Book: Surface History

January 1, 2017

Wolf-Gor­don was fea­tured in Metrop­o­lis, cel­e­brat­ing the release of our 50th anniver­sary Sam­ple Book.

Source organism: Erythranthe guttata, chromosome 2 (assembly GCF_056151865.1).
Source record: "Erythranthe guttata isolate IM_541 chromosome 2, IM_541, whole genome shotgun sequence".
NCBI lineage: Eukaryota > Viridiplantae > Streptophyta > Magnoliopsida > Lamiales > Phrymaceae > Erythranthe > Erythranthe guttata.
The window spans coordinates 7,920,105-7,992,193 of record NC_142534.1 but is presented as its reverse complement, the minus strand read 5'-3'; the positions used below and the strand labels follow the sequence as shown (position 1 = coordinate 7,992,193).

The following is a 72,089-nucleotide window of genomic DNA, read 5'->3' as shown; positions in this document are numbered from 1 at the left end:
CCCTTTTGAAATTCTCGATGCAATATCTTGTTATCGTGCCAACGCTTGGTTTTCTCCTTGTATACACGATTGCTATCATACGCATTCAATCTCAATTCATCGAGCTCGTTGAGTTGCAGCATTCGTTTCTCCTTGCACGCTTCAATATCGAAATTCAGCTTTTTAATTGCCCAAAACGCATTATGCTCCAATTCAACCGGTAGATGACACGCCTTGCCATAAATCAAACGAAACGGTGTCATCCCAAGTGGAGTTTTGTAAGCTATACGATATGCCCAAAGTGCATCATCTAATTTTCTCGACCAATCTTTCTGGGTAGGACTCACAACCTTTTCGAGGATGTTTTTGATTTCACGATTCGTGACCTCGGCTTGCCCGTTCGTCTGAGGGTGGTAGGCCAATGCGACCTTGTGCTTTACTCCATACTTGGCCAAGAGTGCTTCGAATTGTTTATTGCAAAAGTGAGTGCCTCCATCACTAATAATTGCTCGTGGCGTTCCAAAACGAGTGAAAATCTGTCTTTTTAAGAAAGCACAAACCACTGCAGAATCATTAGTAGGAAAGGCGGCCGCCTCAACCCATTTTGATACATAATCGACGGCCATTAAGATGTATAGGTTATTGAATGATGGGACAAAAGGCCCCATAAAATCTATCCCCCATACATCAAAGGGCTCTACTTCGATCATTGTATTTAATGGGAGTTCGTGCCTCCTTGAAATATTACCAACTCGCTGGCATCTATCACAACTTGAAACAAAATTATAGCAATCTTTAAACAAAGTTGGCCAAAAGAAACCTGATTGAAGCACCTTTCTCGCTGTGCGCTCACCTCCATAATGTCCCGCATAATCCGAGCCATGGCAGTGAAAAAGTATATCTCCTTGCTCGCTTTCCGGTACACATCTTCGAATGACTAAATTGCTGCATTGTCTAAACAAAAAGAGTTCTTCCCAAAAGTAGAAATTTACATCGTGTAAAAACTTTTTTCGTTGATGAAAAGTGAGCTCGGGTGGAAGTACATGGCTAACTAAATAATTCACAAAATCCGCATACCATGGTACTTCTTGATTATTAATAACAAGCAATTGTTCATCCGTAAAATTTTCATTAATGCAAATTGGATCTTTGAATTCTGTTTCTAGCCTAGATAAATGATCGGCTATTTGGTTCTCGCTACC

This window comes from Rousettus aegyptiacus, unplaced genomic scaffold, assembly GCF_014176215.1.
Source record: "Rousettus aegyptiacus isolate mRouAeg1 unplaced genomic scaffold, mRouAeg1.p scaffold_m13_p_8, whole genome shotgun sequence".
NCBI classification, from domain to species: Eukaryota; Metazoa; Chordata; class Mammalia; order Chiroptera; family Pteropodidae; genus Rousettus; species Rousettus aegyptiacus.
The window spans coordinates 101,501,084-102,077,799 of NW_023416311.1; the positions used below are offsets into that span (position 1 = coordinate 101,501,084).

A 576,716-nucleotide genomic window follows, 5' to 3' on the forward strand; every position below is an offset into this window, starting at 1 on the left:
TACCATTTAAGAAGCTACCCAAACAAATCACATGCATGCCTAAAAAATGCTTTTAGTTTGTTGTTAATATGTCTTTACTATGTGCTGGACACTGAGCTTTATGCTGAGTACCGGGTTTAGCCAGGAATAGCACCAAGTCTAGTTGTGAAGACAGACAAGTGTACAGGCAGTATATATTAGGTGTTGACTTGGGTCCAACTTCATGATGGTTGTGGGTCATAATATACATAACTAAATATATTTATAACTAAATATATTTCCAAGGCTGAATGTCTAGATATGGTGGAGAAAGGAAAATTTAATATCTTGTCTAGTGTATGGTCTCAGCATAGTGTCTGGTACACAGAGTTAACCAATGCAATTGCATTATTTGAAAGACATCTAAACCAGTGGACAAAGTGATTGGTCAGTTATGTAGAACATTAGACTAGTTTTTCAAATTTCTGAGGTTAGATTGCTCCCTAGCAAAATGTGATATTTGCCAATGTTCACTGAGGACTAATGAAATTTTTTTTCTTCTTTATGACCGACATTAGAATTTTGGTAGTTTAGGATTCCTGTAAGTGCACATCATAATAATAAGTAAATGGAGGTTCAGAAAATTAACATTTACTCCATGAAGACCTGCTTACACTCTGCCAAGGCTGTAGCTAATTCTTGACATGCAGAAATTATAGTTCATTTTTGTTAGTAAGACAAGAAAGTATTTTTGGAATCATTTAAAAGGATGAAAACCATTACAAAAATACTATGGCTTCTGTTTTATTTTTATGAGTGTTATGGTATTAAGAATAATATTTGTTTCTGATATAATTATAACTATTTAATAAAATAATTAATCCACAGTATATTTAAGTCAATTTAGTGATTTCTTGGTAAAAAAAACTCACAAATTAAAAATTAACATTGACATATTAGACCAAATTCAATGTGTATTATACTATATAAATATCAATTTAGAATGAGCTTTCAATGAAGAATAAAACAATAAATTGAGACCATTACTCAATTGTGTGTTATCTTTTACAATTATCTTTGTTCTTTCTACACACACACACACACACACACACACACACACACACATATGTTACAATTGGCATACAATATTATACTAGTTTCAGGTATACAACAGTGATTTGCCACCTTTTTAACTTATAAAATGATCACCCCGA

The major­i­ty of pat­terns from the ear­ly decades were based on nature, designed to look like some­thing else — stone, wood, grass­es, ani­mal skins,” Makovsky writes. A turn­ing point for the com­pa­ny came in 1995, when the sec­ond gen­er­a­tion of fam­i­ly man­age­ment took over.” Rapid­ly expand­ing into tex­tiles, and work­ing with a host of bound­ary push­ing design­ers, Wolf-Gor­don didn’t so much reject its ori­gins in what might be con­sid­ered a super­fi­cial indus­try as expand the pos­si­bil­i­ties of pat­terned inte­ri­or surfaces.

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